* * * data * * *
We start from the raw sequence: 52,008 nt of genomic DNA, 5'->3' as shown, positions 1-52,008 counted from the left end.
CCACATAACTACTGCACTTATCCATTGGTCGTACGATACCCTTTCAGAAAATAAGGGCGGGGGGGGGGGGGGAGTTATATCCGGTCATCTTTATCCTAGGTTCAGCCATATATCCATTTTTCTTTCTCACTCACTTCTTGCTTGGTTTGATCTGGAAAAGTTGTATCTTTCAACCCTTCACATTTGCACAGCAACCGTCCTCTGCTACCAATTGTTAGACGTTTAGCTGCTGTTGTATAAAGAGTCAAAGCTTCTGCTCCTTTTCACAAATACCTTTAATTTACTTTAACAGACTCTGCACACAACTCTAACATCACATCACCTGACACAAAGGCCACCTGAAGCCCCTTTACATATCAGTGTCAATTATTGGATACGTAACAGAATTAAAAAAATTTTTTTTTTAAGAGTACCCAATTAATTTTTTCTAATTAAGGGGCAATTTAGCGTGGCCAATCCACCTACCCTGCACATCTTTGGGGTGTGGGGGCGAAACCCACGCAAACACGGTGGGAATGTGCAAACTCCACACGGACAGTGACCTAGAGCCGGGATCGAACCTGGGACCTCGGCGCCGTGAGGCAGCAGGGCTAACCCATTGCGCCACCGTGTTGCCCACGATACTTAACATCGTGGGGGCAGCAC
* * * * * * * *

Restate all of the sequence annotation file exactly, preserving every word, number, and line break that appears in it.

We start from the raw sequence: 52,008 nt of genomic DNA, 5'->3' as shown, positions 1-52,008 counted from the left end.
CCACATAACTACTGCACTTATCCATTGGTCGTACGATACCCTTTCAGAAAATAAGGGCGGGGGGGGGGGGGGAGTTATATCCGGTCATCTTTATCCTAGGTTCAGCCATATATCCATTTTTCTTTCTCACTCACTTCTTGCTTGGTTTGATCTGGAAAAGTTGTATCTTTCAACCCTTCACATTTGCACAGCAACCGTCCTCTGCTACCAATTGTTAGACGTTTAGCTGCTGTTGTATAAAGAGTCAAAGCTTCTGCTCCTTTTCACAAATACCTTTAATTTACTTTAACAGACTCTGCACACAACTCTAACATCACATCACCTGACACAAAGGCCACCTGAAGCCCCTTTACATATCAGTGTCAATTATTGGATACGTAACAGAATTAAAAAAATTTTTTTTTTAAGAGTACCCAATTAATTTTTTCTAATTAAGGGGCAATTTAGCGTGGCCAATCCACCTACCCTGCACATCTTTGGGGTGTGGGGGCGAAACCCACGCAAACACGGTGGGAATGTGCAAACTCCACACGGACAGTGACCTAGAGCCGGGATCGAACCTGGGACCTCGGCGCCGTGAGGCAGCAGGGCTAACCCATTGCGCCACCGTGTTGCCCACGATACTTAACATCGTGGGGGCAGCAC